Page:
Friday, April 14, 2017

The Pirate Lenin

“Black Sails,” Starz TV, Seasons 1-4, 2014-2017

Pirates usually get the corny clichéd treatment, as if Robert Lewis Stevenson was still alive writing books for young boys.  Black Sails is not quite that way.  It forces you to look at the very real material world they lived in.  The series tells the tale of a rebellion by pirates, maroons (escaped slaves) and slaves against the British empire, interwoven with the story of Captain James Flint and “Long” John Silver from the book Treasure Island. They become two of the leaders of that rebellion.


The first thing is dates.  There is an interweaving of real history and literary history here. The events in ‘Black Sails’ start in 1715.  That is the date of the sinking of a Spanish treasure fleet near the coast of Florida, including the ship the “Urca de Lima,” which was beached.  Pirates led by Henry Jennings and Charles Vane looted that ship and came away with a considerable amount of money.  In 1716 an actual ‘pirate republic’ was established in Nassau the Bahamas on New Providence Island, independent of the British.  In 1717 a British pardon was issued to pirates on New Providence who would take it, though not all did.  The events in the book Treasure Island took place in 1754 or 1734, so this story predates that book.  In this story the Urca treasure ultimately ends up on Skeleton Island, the mysterious island that Stevenson invented.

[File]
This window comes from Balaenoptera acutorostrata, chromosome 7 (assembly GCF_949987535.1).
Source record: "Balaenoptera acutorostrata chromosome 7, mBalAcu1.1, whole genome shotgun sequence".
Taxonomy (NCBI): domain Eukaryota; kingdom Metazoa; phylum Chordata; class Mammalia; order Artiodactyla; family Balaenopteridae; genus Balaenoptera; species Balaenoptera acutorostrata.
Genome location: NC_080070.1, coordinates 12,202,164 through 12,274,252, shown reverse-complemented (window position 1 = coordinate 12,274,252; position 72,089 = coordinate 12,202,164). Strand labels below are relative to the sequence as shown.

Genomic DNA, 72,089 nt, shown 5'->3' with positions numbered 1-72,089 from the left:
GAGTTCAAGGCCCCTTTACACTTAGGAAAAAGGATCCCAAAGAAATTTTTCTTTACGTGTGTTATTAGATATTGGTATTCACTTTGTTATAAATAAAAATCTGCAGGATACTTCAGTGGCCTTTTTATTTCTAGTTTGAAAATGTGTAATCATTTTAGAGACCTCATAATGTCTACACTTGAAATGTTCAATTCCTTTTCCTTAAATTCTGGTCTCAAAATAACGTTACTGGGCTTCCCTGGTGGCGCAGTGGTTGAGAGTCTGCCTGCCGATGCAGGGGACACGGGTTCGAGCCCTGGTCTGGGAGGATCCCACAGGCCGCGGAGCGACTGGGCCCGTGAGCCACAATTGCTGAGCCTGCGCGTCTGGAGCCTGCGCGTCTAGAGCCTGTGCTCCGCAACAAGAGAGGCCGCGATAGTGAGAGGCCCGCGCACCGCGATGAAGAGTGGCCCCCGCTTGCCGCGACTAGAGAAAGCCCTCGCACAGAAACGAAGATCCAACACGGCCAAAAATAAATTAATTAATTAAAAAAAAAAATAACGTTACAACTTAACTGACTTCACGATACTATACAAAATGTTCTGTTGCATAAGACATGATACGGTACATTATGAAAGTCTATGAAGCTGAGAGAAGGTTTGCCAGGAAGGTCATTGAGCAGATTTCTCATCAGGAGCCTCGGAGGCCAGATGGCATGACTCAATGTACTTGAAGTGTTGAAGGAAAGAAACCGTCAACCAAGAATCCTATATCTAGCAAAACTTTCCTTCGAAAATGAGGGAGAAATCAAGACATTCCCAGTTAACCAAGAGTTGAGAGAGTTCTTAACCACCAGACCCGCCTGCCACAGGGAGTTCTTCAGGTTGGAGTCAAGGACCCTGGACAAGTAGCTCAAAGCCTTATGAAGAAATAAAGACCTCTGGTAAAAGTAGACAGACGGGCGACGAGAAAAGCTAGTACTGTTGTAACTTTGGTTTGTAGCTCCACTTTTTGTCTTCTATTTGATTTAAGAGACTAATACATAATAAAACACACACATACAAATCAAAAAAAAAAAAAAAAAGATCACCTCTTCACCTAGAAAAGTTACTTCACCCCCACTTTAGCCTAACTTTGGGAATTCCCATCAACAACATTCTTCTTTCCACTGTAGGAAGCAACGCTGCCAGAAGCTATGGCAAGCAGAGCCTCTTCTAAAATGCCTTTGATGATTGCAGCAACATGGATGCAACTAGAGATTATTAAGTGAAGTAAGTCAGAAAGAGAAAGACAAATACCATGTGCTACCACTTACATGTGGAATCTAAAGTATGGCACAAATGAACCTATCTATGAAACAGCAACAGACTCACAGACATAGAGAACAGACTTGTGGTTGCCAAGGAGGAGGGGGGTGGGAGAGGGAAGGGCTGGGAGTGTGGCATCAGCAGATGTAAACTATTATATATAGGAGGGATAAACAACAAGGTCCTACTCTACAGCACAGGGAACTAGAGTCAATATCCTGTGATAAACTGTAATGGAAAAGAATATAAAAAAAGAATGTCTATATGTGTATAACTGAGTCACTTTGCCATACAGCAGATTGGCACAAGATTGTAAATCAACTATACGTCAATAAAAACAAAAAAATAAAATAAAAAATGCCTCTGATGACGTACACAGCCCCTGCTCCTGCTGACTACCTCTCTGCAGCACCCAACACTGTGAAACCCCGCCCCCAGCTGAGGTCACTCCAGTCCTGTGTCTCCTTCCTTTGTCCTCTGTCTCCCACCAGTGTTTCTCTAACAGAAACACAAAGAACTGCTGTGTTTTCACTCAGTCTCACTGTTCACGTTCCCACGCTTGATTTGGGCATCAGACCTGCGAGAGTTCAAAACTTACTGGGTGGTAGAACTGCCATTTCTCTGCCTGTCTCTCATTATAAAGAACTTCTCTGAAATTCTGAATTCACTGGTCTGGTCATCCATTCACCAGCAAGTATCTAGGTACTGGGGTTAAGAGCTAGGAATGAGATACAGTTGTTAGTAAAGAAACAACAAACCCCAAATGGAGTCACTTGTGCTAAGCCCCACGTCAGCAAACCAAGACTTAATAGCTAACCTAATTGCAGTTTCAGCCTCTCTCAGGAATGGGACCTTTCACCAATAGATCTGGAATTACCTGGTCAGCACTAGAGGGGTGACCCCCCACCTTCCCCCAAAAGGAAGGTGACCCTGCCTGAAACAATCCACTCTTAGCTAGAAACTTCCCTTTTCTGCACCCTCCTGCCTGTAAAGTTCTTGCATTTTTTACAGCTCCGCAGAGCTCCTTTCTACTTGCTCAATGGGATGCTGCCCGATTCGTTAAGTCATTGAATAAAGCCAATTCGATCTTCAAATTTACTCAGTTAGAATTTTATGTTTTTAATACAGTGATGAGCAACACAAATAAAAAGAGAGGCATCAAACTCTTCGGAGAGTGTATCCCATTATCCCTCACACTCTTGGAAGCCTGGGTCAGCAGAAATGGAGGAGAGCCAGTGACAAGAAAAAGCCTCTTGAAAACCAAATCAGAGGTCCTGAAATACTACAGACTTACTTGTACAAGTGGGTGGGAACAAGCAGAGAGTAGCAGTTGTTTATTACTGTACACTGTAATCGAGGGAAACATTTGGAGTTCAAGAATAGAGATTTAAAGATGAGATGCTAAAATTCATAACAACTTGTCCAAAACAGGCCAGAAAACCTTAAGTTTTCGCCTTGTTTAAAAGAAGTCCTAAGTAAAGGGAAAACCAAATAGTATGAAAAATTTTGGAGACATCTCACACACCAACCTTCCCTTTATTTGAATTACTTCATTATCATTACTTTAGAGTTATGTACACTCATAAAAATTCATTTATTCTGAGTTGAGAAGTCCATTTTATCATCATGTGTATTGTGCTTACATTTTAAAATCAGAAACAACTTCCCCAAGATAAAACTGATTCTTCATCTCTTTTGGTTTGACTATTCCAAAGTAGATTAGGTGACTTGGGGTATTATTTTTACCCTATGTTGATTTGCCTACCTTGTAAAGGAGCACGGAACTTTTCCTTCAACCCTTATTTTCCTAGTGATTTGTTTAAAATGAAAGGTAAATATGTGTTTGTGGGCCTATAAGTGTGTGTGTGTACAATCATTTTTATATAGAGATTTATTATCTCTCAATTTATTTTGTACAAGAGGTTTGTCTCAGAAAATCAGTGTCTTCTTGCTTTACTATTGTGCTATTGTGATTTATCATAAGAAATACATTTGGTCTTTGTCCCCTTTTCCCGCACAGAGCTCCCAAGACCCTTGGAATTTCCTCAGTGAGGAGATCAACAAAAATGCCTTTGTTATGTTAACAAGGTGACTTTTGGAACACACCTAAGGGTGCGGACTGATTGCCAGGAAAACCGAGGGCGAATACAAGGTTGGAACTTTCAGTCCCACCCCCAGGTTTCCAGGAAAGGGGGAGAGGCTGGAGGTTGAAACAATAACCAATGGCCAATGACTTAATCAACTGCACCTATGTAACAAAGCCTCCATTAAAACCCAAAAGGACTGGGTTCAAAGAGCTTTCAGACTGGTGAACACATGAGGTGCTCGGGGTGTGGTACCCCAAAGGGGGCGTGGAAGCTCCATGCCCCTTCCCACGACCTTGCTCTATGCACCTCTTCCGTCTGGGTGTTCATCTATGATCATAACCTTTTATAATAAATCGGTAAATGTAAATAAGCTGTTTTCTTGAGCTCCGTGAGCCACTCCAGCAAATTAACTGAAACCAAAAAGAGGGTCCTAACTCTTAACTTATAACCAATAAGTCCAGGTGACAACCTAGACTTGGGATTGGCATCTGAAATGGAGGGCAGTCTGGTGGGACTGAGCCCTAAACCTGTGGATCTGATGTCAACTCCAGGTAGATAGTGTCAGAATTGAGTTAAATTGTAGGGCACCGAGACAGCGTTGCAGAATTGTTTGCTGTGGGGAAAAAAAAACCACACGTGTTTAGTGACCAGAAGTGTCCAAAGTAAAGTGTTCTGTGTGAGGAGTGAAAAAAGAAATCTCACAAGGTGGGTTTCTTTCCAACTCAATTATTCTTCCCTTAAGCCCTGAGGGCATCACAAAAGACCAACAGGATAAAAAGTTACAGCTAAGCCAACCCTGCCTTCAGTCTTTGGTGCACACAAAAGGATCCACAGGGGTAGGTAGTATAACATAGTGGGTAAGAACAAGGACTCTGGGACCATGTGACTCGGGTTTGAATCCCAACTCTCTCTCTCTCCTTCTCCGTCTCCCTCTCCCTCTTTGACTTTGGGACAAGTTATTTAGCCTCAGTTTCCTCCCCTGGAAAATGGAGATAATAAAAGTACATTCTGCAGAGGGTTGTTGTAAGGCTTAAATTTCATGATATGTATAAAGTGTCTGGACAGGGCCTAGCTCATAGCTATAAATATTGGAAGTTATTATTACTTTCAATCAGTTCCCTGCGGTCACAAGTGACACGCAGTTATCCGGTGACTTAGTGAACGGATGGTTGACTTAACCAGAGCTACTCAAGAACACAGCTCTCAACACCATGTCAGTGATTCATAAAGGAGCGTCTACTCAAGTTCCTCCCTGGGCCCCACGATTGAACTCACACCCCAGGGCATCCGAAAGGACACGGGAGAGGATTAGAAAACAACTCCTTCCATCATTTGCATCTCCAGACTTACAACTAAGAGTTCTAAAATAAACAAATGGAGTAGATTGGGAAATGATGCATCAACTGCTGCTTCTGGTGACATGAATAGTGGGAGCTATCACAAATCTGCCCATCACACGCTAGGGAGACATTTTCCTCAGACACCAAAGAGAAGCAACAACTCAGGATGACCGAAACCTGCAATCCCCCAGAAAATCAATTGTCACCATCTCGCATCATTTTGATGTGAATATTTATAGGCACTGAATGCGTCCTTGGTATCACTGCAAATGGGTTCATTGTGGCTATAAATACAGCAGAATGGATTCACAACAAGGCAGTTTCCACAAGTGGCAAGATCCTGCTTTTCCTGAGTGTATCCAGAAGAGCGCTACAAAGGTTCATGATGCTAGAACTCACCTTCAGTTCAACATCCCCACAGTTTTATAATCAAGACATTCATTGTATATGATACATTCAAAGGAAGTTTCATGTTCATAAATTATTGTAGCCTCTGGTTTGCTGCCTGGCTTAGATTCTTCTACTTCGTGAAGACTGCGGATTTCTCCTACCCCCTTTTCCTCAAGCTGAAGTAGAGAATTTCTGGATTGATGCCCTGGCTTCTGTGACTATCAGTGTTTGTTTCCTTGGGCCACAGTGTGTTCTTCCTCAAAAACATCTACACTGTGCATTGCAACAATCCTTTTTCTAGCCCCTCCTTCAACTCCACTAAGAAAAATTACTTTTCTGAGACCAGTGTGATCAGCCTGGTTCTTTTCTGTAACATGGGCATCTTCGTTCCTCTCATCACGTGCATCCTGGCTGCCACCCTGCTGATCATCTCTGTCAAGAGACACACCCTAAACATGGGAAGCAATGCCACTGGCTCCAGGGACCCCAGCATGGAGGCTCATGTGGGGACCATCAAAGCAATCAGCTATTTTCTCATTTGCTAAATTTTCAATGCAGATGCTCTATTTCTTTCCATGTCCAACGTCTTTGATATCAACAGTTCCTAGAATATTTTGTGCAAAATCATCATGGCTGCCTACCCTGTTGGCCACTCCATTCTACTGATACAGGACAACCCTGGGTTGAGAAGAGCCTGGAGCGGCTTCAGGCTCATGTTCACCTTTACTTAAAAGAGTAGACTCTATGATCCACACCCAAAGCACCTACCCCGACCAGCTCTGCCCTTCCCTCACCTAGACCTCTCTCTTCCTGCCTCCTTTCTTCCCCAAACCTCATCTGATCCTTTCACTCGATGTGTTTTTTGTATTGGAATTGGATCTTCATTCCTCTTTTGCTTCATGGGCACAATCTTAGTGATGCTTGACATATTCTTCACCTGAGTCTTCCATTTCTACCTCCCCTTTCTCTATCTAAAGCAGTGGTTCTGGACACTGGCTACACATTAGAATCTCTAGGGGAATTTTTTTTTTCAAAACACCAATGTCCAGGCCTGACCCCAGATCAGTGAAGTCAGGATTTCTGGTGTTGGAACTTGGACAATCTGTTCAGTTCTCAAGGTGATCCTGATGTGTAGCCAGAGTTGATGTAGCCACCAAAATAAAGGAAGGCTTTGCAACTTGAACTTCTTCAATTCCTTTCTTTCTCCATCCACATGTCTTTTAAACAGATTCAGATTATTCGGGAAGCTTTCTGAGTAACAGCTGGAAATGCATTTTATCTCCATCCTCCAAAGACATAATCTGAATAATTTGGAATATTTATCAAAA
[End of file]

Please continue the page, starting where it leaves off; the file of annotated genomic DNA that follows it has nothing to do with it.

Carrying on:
Earlier, one of the most successful slave rebellions took place in Mexico, when slave runaways led by Gaspar Yanga lived in the mountains above Veracruz from 1570 to 1618, when they were legalized by the Spanish.  Later Toussaint Louverture led the anti-slavery and independence rebellion in Haiti from 1791 until he was killed in France in 1803, and subsequently JJ Dessalines led it to victory in 1804, when Haiti declared its independence.  Famous U.S. based slave rebellions – Gabriel Prosser, 1808; Denmark Vesey, 1822; and Nat Turner, 1831 – all post-dated these events in the Caribbean.  The slave trade was abolished by England in 1807, and slavery itself abolished in 1833.  It took until 1865, after a violent civil war, for slavery to be abolished in the U.S. 

The Caribbean Revolution

The Pirate Lenin - Separated at Birth
So ‘Black Sails’ is a factual / fictional window into the Caribbean in the early 1700s, long before the U.S. revolution or Civil War or most famous slave rebellions. The conflict between Flint and the British is visualized by Flint and the maroon leader Madi as a combined anti-slavery and independence revolution involving all the slaves in the Caribbean – under Spanish, English or French rule – in unity with every pirate in the Americas.  They want to take back not just Nassau but the whole region.  The actor playing Flint not only looks like Lenin, but his resolution and scope parallel Lenin.  That is why the absurd ending of Season 4 is so ridiculous.  I’ll get to that later.